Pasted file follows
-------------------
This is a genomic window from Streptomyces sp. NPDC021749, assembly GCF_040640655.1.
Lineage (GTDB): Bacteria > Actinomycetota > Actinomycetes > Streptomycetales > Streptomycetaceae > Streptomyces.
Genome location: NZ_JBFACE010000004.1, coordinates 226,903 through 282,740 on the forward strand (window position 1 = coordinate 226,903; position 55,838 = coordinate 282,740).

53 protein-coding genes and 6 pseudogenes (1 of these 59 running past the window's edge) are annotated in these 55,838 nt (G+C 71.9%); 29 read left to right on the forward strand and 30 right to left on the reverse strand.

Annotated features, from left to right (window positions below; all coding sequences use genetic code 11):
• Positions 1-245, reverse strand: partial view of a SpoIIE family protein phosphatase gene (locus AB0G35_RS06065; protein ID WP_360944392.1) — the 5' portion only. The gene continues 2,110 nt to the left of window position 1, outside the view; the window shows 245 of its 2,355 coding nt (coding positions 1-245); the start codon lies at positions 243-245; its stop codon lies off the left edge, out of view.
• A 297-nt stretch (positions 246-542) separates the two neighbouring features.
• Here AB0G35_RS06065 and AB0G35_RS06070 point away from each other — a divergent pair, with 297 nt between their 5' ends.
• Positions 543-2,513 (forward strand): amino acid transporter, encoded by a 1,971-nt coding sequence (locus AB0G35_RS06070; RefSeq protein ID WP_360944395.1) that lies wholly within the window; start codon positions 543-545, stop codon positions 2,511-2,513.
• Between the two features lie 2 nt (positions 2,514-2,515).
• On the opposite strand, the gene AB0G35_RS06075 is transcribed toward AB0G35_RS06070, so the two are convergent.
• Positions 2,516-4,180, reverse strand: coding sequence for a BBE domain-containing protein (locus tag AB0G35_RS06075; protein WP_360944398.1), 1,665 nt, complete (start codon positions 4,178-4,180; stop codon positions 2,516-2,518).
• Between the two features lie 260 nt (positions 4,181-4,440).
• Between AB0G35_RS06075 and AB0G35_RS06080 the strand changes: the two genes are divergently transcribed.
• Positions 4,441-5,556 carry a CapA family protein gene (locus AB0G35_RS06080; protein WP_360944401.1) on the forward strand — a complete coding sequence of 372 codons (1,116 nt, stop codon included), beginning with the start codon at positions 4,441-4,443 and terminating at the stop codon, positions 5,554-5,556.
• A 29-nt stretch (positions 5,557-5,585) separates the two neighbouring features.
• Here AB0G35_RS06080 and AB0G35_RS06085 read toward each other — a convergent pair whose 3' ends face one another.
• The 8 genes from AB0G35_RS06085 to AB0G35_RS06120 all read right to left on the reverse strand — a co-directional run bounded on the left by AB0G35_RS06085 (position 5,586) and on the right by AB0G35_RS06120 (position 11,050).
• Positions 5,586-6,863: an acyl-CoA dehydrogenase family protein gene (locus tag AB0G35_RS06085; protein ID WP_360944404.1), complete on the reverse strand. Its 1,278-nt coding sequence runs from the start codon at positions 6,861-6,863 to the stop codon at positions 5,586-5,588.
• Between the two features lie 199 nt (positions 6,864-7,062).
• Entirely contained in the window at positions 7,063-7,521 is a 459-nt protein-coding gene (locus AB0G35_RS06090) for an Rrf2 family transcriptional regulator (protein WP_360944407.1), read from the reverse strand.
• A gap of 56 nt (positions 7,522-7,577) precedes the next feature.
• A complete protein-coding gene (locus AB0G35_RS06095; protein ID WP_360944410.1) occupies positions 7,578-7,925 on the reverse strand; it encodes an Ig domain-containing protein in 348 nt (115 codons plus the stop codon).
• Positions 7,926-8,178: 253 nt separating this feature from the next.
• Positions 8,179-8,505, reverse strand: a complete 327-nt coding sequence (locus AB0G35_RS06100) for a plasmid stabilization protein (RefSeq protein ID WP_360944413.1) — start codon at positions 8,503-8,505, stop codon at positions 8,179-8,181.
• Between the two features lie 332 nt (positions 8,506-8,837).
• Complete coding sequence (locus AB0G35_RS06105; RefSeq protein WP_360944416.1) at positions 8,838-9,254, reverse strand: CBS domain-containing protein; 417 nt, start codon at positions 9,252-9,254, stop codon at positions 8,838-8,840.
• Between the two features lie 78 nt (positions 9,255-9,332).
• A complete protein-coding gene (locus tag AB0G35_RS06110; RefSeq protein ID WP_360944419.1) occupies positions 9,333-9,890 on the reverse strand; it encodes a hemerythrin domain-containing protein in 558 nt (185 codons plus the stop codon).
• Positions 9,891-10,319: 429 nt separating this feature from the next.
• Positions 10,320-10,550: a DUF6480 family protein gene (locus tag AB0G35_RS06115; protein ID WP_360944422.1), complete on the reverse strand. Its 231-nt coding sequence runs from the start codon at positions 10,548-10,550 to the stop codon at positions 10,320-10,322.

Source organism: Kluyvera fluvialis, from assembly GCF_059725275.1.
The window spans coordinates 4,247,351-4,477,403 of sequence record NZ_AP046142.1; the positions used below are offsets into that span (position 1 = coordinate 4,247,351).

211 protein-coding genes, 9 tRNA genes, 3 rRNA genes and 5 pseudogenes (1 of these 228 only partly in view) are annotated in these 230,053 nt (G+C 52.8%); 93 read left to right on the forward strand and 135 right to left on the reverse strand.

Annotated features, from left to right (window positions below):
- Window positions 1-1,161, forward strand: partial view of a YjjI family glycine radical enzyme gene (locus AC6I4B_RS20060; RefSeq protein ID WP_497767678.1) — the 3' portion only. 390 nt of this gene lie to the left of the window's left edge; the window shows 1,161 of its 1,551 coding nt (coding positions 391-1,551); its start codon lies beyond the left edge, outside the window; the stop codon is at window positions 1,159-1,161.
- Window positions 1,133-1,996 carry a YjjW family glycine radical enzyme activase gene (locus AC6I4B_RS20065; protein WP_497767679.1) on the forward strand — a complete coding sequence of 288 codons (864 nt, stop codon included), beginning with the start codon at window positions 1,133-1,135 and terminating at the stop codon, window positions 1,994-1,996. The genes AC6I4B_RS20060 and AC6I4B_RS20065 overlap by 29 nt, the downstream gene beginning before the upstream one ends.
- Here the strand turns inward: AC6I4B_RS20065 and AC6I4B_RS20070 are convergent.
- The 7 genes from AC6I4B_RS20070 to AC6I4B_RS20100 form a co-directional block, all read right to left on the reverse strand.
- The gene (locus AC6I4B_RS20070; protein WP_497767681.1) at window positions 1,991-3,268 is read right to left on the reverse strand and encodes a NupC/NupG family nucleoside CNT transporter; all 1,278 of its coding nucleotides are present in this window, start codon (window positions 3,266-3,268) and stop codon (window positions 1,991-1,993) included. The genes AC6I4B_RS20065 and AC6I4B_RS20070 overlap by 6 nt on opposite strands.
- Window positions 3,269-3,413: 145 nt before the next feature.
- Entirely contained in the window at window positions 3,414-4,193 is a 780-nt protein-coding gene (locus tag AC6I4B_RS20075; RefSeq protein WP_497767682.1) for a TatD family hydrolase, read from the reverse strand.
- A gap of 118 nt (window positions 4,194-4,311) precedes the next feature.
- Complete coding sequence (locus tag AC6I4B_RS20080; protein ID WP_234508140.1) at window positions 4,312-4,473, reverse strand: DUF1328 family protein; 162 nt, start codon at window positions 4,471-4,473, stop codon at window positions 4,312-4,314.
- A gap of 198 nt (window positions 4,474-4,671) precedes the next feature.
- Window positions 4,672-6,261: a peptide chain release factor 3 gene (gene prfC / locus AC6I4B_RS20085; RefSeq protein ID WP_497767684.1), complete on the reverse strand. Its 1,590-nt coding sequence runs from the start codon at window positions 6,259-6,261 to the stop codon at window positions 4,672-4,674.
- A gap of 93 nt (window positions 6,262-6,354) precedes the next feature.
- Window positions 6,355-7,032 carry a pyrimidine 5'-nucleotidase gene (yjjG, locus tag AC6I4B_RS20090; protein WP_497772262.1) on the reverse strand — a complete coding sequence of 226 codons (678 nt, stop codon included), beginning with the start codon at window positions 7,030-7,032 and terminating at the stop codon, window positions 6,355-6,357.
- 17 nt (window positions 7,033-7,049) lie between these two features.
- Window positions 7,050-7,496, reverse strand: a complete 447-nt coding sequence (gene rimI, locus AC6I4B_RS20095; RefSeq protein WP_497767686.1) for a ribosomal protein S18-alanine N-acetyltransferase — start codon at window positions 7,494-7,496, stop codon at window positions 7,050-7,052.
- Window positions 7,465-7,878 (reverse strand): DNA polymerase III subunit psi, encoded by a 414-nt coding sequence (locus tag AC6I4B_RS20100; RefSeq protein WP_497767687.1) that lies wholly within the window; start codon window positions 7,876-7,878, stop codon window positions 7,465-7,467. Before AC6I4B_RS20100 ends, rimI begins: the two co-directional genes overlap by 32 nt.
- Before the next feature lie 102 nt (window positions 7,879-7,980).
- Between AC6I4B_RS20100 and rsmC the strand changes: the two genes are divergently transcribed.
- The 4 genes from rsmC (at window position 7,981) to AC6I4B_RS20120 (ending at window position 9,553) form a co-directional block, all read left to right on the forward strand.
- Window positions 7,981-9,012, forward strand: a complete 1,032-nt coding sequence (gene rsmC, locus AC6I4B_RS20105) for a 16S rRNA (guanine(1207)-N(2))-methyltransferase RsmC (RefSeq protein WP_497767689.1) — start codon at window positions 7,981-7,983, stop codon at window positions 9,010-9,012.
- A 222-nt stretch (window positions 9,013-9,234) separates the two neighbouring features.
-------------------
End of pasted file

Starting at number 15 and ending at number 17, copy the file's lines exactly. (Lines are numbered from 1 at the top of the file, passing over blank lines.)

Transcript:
• Positions 4,441-5,556 carry a CapA family protein gene (locus AB0G35_RS06080; protein WP_360944401.1) on the forward strand — a complete coding sequence of 372 codons (1,116 nt, stop codon included), beginning with the start codon at positions 4,441-4,443 and terminating at the stop codon, positions 5,554-5,556.
• A 29-nt stretch (positions 5,557-5,585) separates the two neighbouring features.
• Here AB0G35_RS06080 and AB0G35_RS06085 read toward each other — a convergent pair whose 3' ends face one another.